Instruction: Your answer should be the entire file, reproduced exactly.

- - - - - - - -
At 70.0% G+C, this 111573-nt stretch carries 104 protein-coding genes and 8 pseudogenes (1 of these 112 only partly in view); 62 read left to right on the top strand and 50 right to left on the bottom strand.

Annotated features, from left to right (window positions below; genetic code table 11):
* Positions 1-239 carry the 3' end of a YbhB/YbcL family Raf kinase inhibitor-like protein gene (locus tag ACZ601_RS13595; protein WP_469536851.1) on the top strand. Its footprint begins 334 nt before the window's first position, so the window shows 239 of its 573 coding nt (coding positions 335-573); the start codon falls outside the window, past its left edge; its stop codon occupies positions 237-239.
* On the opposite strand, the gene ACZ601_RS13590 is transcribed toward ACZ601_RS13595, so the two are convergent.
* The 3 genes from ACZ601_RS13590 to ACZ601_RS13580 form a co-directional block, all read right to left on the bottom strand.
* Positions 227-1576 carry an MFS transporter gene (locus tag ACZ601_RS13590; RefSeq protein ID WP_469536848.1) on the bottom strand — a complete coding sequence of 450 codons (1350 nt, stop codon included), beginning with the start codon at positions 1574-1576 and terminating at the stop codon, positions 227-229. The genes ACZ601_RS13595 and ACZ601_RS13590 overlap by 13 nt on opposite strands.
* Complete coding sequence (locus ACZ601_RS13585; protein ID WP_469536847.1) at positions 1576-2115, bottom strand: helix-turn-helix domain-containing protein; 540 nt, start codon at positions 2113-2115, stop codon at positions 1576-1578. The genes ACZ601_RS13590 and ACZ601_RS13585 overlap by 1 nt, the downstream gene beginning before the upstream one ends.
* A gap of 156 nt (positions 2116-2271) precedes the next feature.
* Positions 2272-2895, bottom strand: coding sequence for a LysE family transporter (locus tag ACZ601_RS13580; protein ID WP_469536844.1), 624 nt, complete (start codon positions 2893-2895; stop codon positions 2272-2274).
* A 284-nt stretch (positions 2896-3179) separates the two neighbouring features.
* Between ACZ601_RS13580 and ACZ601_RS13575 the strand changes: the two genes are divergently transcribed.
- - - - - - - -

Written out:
At 70.0% G+C, this 111573-nt stretch carries 104 protein-coding genes and 8 pseudogenes (1 of these 112 only partly in view); 62 read left to right on the top strand and 50 right to left on the bottom strand.

Annotated features, from left to right (window positions below; genetic code table 11):
* Positions 1-239 carry the 3' end of a YbhB/YbcL family Raf kinase inhibitor-like protein gene (locus tag ACZ601_RS13595; protein WP_469536851.1) on the top strand. Its footprint begins 334 nt before the window's first position, so the window shows 239 of its 573 coding nt (coding positions 335-573); the start codon falls outside the window, past its left edge; its stop codon occupies positions 237-239.
* On the opposite strand, the gene ACZ601_RS13590 is transcribed toward ACZ601_RS13595, so the two are convergent.
* The 3 genes from ACZ601_RS13590 to ACZ601_RS13580 form a co-directional block, all read right to left on the bottom strand.
* Positions 227-1576 carry an MFS transporter gene (locus tag ACZ601_RS13590; RefSeq protein ID WP_469536848.1) on the bottom strand — a complete coding sequence of 450 codons (1350 nt, stop codon included), beginning with the start codon at positions 1574-1576 and terminating at the stop codon, positions 227-229. The genes ACZ601_RS13595 and ACZ601_RS13590 overlap by 13 nt on opposite strands.
* Complete coding sequence (locus ACZ601_RS13585; protein ID WP_469536847.1) at positions 1576-2115, bottom strand: helix-turn-helix domain-containing protein; 540 nt, start codon at positions 2113-2115, stop codon at positions 1576-1578. The genes ACZ601_RS13590 and ACZ601_RS13585 overlap by 1 nt, the downstream gene beginning before the upstream one ends.
* A gap of 156 nt (positions 2116-2271) precedes the next feature.
* Positions 2272-2895, bottom strand: coding sequence for a LysE family transporter (locus tag ACZ601_RS13580; protein ID WP_469536844.1), 624 nt, complete (start codon positions 2893-2895; stop codon positions 2272-2274).
* A 284-nt stretch (positions 2896-3179) separates the two neighbouring features.
* Between ACZ601_RS13580 and ACZ601_RS13575 the strand changes: the two genes are divergently transcribed.